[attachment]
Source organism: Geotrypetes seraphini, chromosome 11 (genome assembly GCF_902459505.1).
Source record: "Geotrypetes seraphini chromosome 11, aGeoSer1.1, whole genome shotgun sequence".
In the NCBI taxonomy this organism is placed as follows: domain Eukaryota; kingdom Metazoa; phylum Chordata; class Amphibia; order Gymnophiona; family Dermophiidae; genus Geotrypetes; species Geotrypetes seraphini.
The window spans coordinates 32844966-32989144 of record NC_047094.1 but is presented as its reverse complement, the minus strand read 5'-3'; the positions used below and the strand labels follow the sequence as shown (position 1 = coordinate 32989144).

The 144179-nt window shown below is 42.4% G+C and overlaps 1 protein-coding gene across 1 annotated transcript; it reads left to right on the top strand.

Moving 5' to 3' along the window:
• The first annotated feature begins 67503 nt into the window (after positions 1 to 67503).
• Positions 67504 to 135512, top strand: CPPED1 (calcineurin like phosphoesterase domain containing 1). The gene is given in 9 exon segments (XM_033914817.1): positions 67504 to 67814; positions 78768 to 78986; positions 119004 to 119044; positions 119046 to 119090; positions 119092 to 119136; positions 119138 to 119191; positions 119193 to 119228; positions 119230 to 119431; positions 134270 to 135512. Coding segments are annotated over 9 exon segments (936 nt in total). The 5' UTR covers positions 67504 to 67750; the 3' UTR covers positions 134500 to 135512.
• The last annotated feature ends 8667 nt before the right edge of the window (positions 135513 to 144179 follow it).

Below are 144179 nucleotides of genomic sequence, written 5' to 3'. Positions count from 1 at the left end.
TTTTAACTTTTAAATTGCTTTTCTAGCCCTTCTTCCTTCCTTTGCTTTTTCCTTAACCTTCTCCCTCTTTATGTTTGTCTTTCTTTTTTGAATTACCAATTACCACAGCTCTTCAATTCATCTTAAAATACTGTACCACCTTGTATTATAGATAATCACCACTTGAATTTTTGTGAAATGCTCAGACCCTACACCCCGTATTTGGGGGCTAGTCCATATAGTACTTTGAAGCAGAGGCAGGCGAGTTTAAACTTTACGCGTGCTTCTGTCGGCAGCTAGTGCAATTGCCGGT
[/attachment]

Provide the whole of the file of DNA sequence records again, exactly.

Source organism: Geotrypetes seraphini, chromosome 11 (genome assembly GCF_902459505.1).
Source record: "Geotrypetes seraphini chromosome 11, aGeoSer1.1, whole genome shotgun sequence".
In the NCBI taxonomy this organism is placed as follows: domain Eukaryota; kingdom Metazoa; phylum Chordata; class Amphibia; order Gymnophiona; family Dermophiidae; genus Geotrypetes; species Geotrypetes seraphini.
The window spans coordinates 32844966-32989144 of record NC_047094.1 but is presented as its reverse complement, the minus strand read 5'-3'; the positions used below and the strand labels follow the sequence as shown (position 1 = coordinate 32989144).

The 144179-nt window shown below is 42.4% G+C and overlaps 1 protein-coding gene across 1 annotated transcript; it reads left to right on the top strand.

Moving 5' to 3' along the window:
• The first annotated feature begins 67503 nt into the window (after positions 1 to 67503).
• Positions 67504 to 135512, top strand: CPPED1 (calcineurin like phosphoesterase domain containing 1). The gene is given in 9 exon segments (XM_033914817.1): positions 67504 to 67814; positions 78768 to 78986; positions 119004 to 119044; positions 119046 to 119090; positions 119092 to 119136; positions 119138 to 119191; positions 119193 to 119228; positions 119230 to 119431; positions 134270 to 135512. Coding segments are annotated over 9 exon segments (936 nt in total). The 5' UTR covers positions 67504 to 67750; the 3' UTR covers positions 134500 to 135512.
• The last annotated feature ends 8667 nt before the right edge of the window (positions 135513 to 144179 follow it).

Below are 144179 nucleotides of genomic sequence, written 5' to 3'. Positions count from 1 at the left end.
TTTTAACTTTTAAATTGCTTTTCTAGCCCTTCTTCCTTCCTTTGCTTTTTCCTTAACCTTCTCCCTCTTTATGTTTGTCTTTCTTTTTTGAATTACCAATTACCACAGCTCTTCAATTCATCTTAAAATACTGTACCACCTTGTATTATAGATAATCACCACTTGAATTTTTGTGAAATGCTCAGACCCTACACCCCGTATTTGGGGGCTAGTCCATATAGTACTTTGAAGCAGAGGCAGGCGAGTTTAAACTTTACGCGTGCTTCTGTCGGCAGCTAGTGCAATTGCCGGT